March 25 (Bloomberg) -- The news that Cantor Fitzgerald LP’s nonprofit arm would hand out $10 million in $1,000 debit cards to Hurricane Sandy victims sparked relief and skepticism.
“My husband said ‘I’ll believe it when it’s in my hands,” said Elizabeth Farrell, who works in pharmaceutical sales.
She thought it was a godsend. The storm flooded the finished basement of their Long Beach, New York, house, damaging Elizabeth’s home office and the playroom of their 4-year-old daughter, Mara.
The couple’s insurer didn’t cover much of the $50,000 in damage to their home, she said. That’s their estimate for the cost to replace computers, valuables, furniture and washer and dryer in the basement and hiring contractors to renovate the space. Their flood insurance covers only the basement’s hot-water heater and boiler.
The Farrells picked up the cash card at the Long Beach Middle School gymnasium this month. The money is meant to help with incidentals while victims are rebuilding, relocating or waiting for insurance claims to be processed.
Cantor Fitzgerald, one of the largest independent U.S. brokerage firms, is distributing the cards to 10,000 families through its Hurricane Sandy Family Relief Program. The initiative was funded largely through the company’s Charity Day held on Sept. 11 each year. All commissions raised on that day support a variety of charitable organizations globally.
The company lost 658 of its 960 employees in the 2001 attack on the World Trade Center.
“Cantor Fitzgerald unfortunately knows tragedy and pain maybe as well as anyone in the world and we decided that we had to go out and help,” said Chief Executive Officer Howard Lutnick before handing out cards in Far Rockaway, Queens. “We think the best way to help is to put money in the hands of the parents.”
The Cantor Fitzgerald Relief Fund has given more than $180 million to 800 families and 932 children of victims of the Sept. 11, 2001, attacks. It has also helped those affected by Hurricane Katrina, the 2004 tsunami, the 2010 Haiti and 2011 Japan earthquakes, and now Sandy victims. At Long Beach Middle School, more than 1,300 families lined up for a debit card.
“When in your lifetime do you have the opportunity to give away $1.3 million in two hours to help someone in need?” said Edie Lutnick, the co-founder and executive director of the relief fund and Howard’s sister.
The Robin Hood Foundation also helped Sandy victims with direct aid by raising more than $67 million from the public and at a Dec. 12 all-star concert at New York’s Madison Square Garden. The poverty-fighting nonprofit has given out about $62 million to nonprofit groups. Some of that aid has gone to Sandy victims in the form of $25 gift cards from retailers such as Target Corp.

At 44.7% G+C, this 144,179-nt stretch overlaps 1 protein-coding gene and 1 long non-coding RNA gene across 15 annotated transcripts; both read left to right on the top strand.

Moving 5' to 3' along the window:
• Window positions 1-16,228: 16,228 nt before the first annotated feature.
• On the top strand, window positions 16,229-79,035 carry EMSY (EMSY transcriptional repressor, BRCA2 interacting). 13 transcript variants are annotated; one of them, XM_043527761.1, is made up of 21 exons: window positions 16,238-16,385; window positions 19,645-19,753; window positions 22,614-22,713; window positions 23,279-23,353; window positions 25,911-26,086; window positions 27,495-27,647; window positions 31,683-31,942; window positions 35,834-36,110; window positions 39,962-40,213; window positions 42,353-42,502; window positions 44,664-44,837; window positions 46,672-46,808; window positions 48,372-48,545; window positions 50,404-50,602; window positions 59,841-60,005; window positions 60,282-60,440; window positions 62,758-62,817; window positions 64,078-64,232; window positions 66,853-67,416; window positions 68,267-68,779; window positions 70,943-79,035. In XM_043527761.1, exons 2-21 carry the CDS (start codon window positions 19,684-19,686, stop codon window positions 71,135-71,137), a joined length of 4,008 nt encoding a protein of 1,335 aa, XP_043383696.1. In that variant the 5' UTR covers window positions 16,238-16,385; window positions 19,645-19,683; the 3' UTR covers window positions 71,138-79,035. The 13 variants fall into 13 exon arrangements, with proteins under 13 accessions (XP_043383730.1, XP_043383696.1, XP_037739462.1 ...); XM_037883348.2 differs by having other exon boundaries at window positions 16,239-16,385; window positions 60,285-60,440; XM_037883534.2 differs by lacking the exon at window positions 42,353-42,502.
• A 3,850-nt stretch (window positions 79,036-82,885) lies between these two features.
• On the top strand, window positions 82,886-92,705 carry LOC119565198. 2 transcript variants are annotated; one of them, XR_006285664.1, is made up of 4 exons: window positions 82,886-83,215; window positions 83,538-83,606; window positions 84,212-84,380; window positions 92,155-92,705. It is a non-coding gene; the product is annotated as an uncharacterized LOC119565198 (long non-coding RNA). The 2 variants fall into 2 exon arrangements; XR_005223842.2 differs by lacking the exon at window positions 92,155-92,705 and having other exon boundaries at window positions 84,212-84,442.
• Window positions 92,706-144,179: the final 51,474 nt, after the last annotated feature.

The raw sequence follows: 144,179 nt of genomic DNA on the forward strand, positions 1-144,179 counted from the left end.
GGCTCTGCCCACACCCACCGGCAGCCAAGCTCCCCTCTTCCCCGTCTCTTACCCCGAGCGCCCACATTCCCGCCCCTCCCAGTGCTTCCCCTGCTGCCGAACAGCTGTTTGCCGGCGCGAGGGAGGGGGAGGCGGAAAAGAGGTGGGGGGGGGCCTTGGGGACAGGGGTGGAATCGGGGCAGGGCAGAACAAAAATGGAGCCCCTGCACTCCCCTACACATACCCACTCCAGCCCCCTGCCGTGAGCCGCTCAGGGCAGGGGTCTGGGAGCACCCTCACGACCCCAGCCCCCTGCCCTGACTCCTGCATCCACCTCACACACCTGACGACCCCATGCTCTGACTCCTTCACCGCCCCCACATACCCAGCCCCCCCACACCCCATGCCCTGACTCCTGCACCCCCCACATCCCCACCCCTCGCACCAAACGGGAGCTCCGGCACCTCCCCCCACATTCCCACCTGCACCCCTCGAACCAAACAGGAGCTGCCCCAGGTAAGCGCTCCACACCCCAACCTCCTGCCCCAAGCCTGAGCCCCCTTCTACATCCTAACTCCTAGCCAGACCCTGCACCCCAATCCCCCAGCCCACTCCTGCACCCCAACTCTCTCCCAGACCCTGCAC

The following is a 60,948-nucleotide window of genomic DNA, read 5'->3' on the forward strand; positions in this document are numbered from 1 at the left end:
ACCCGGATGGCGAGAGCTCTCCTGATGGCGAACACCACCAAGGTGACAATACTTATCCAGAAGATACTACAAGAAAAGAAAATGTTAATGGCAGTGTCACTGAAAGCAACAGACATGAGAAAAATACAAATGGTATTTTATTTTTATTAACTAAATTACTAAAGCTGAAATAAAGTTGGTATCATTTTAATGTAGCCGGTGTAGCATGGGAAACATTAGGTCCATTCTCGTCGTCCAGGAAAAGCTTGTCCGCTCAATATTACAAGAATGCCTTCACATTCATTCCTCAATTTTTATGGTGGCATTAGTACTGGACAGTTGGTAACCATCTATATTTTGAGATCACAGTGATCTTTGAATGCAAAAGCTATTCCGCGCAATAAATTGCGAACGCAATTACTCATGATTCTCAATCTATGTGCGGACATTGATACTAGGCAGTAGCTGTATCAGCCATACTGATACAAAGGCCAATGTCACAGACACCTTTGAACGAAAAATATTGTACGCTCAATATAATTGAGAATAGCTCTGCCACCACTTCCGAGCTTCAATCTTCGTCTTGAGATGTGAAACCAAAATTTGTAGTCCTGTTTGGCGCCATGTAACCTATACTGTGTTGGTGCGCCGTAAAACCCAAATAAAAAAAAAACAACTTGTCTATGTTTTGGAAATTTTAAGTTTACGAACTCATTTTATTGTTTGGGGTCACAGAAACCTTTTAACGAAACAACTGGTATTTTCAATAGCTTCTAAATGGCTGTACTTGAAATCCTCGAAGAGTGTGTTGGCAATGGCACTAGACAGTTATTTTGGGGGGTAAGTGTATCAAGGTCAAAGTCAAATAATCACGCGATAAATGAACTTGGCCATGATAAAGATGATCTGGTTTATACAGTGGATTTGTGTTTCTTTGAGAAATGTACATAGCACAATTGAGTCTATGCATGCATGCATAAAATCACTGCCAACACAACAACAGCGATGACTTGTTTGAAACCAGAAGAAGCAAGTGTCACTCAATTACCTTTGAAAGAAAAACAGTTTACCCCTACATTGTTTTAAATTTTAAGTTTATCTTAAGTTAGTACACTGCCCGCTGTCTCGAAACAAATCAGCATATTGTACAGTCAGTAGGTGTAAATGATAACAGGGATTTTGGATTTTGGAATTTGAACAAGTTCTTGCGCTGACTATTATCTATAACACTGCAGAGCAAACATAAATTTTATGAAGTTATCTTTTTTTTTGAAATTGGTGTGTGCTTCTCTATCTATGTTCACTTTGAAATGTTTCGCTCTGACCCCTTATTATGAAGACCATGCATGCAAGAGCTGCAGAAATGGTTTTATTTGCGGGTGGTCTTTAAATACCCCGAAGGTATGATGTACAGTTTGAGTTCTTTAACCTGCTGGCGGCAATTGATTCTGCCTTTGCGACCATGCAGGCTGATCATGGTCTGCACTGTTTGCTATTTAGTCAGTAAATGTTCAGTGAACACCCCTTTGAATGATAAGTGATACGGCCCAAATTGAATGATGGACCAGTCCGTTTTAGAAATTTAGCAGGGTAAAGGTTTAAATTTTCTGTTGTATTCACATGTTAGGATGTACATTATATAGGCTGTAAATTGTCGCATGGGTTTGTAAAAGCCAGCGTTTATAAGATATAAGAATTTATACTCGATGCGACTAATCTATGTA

Judy Carter of Brooklyn received gift cards from Good Shepherd Services, a Robin Hood grantee that aids the poor and needy. After Sandy struck, Carter found her furniture and belongings “floating around” in her Red Hook apartment.
“I lost everything in my apartment,” she said. “I have no papers, no birth certificates, no anything, and they said I wouldn’t be able to move into my apartment until April.”
Cantor’s Hurricane Sandy Family Support Program will assist parents of children attending 19 elementary schools the company selected in neighborhoods most affected by Sandy. They include communities in Brooklyn, Queens, Long Island, Staten Island and New Jersey.
The cash has helped families who lost their homes and people like Carol Perez, an occupational therapist in Long Beach, who needs gas money for her new 40-minute commute to work since she’s been displaced from her condominium.
Lutnick has stood out in the cold and rain to give away debit cards, and he plans to be present for the final card distribution at P.S. 52 in Staten Island in April.
“I have to be here,” Lutnick said. “If a volunteer is out in the freezing cold, how are they going to be comfortable being outside? Seeing me standing right next to them doing the same job.”
Muse highlights include Richard Vines on dining, Philip Boroff on theater.
To contact the reporter on this story: Patrick Cole in New York at pcole3@Bloomberg.net.
To contact the editor responsible for this story: Manuela Hoelterhoff in New York at Mhoelterhoff@bloomberg.net